Calinon, S., Li, Z., Alizadeh, T., Tsagarakis, N.G. and Caldwell, D.G. (2012)
Statistical dynamical systems for skills acquisition in humanoids
In Proc. of the IEEE Intl Conf. on Humanoid Robots (Humanoids), Osaka, Japan, pp. 323-329.


Learning by imitation in humanoids is challenging due to the unpredictable environments these robots have to face during reproduction. Two sets of tools are relevant for this purpose: 1) probabilistic machine learning methods that can extract and exploit the regularities and important features of the task; and 2) dynamical systems that can cope with perturbation in real-time without having to replan the whole movement. We present a learning by imitation approach combining the two benefits. It is based on a superposition of virtual spring-damper systems to drive a humanoid robot's movement. The method relies on a statistical description of the springs attractor points acting in different candidate frames of reference. It extends dynamic movement primitives models by formulating the dynamical systems parameters estimation problem as a Gaussian mixture regression problem with projection in different coordinate systems. The robot exploits local variability information extracted from multiple demonstrations of movements to determine which frames are relevant for the task, and how the movement should be modulated with respect to these frames. The approach is tested on the new prototype of the COMAN compliant humanoid with time-based and time-invariant movements, including bimanual coordination skills.

  View the poster abstract as PDF

Bibtex reference

  author="Calinon, S. and Li, Z. and Alizadeh, T. and Tsagarakis, N. G. and Caldwell, D. G.",
  title="Statistical dynamical systems for skills acquisition in humanoids",
  booktitle="Proc. {IEEE} Intl Conf. on Humanoid Robots ({H}umanoids)",
  address="Osaka, Japan",


Imitation is not simply recording and replaying movements. The learned skills require to be generalized to new situations. For example, if someone grasps a bottle of orange juice, shakes it and pours its content into a glass, the robot should be able to reproduce the task even if the position of the bottle and the glass are different than during the demonstrations. The robot should be able to shake the bottle even if its body does not have the same exact shape and configuration of articulations (a.k.a. correspondence problem, retargeting problem, mapping problem).

In contrast to robots in standard industrial settings, humanoids and compliant robots can work in unpredictable environment and in the proximity of users. Two sets of tools are relevant for learning and reproducing skills in unpredictable environment:

We study how to make these two sets of tools work together. The problem can be illustrated as follows. We assume that the motion of the robot is driven by a set of virtual springs that are related (connected) to a set of candidate objects or body parts of the robot. The learning problem consists of estimating when and where to activate these springs. This can be learned from demonstrations by exploiting the invariant characteristics of the task (the parts of the movement that are the same between the multiple demonstrations). The consistent characteristics will result in strong springs, and the irrelevant will result in soft springs.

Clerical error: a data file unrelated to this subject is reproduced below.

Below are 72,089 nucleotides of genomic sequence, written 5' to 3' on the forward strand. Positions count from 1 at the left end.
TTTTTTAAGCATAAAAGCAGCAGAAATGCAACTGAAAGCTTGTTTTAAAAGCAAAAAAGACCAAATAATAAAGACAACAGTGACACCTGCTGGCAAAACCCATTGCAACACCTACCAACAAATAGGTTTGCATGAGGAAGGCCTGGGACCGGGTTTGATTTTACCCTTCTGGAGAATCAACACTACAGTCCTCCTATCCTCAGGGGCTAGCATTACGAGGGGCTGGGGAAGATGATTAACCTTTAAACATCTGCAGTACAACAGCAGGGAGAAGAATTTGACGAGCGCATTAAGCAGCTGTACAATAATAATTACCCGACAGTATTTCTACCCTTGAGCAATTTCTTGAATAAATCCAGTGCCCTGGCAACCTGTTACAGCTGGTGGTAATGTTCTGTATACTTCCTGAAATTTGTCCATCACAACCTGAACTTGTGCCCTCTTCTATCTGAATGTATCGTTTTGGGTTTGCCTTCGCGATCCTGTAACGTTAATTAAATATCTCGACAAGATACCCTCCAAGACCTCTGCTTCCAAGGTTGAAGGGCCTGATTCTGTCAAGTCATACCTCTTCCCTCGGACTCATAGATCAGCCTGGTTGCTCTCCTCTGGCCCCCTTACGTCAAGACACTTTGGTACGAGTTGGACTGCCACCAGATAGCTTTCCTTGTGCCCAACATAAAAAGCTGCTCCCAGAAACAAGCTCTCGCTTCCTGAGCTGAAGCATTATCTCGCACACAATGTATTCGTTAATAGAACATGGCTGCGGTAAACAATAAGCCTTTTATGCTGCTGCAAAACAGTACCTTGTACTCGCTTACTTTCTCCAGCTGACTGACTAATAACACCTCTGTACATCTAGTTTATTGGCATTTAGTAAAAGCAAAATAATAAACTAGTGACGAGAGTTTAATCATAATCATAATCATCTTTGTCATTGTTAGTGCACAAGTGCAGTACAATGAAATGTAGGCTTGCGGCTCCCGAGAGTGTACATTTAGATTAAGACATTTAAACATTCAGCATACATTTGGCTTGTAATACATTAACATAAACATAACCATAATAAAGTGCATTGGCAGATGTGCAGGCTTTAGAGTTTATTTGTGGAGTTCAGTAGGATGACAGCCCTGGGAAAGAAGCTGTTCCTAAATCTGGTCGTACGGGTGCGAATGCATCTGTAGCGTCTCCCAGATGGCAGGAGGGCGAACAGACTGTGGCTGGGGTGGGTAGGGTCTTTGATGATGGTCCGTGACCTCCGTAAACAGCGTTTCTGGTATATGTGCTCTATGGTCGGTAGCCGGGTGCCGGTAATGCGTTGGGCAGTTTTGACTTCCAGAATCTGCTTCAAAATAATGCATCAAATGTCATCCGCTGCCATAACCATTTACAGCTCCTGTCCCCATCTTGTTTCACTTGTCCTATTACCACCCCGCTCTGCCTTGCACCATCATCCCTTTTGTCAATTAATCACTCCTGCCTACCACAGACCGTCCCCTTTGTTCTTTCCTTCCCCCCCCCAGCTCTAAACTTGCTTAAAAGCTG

What does the video show?

By using the same software, we can teach different skills to the robot. Demonstrations were recorded by placing visual markers on an object and on the hands of the user, tracked by the Optitrack system.

When the model is tested with hand clapping movements, the robot extracted that bimanual coordination was required. Namely, that the position of one hand is regulated with respect to the other hand. The clapping motion is not perturbed by moving the object around the robot, because the robot learned that the object was not relevant for this skill (i.e., the springs attached to the object frame are too weak to influence the movement).

When the model is tested with reaching movements, the robot learned that it should use one or the other hand depending on the position of the object. If the object is in the center, the robot can try to grasp it with both hands, by following the behavior previously demonstrated by the user. The hand that is not used for tracking the object automatically comes back to a neutral pose.

Source codes


Download DMP learning with GMR Matlab sourcecode

Download DMP learning with GMR C++ (command line version) sourcecode

(see also TASK-PARAMETERIZED GMM sourcecode)


For the Matlab version, unzip the file and run 'demo1' in Matlab.
For the C++ version, unzip the file and follow the instructions in the ReadMe.txt file.


Demo 1 - Simple example of DMP learning with GMR

Simple example of estimating the parameters of a DMP (dynamic movement primitives) through GMR (Gaussian mixture regression).
A DMP is composed of a virtual spring-damper system modulated by a non-linear force. The standard method to train a DMP is to predefine a set of activations functions and estimate a set of force components through a weighted least-squares (WLS) approach. The weighted sum of force components form a non-linear force perturbing the system, by moving it away from the point-to-point linear motion while following a desired trajectory.
GMR is used here to learn the joint distribution between the decay term s (determined by a canonical dynamical system) and the non-linear force variable to estimate.
Replacing WLS with GMR has the following advantages:

Go back to the list of publications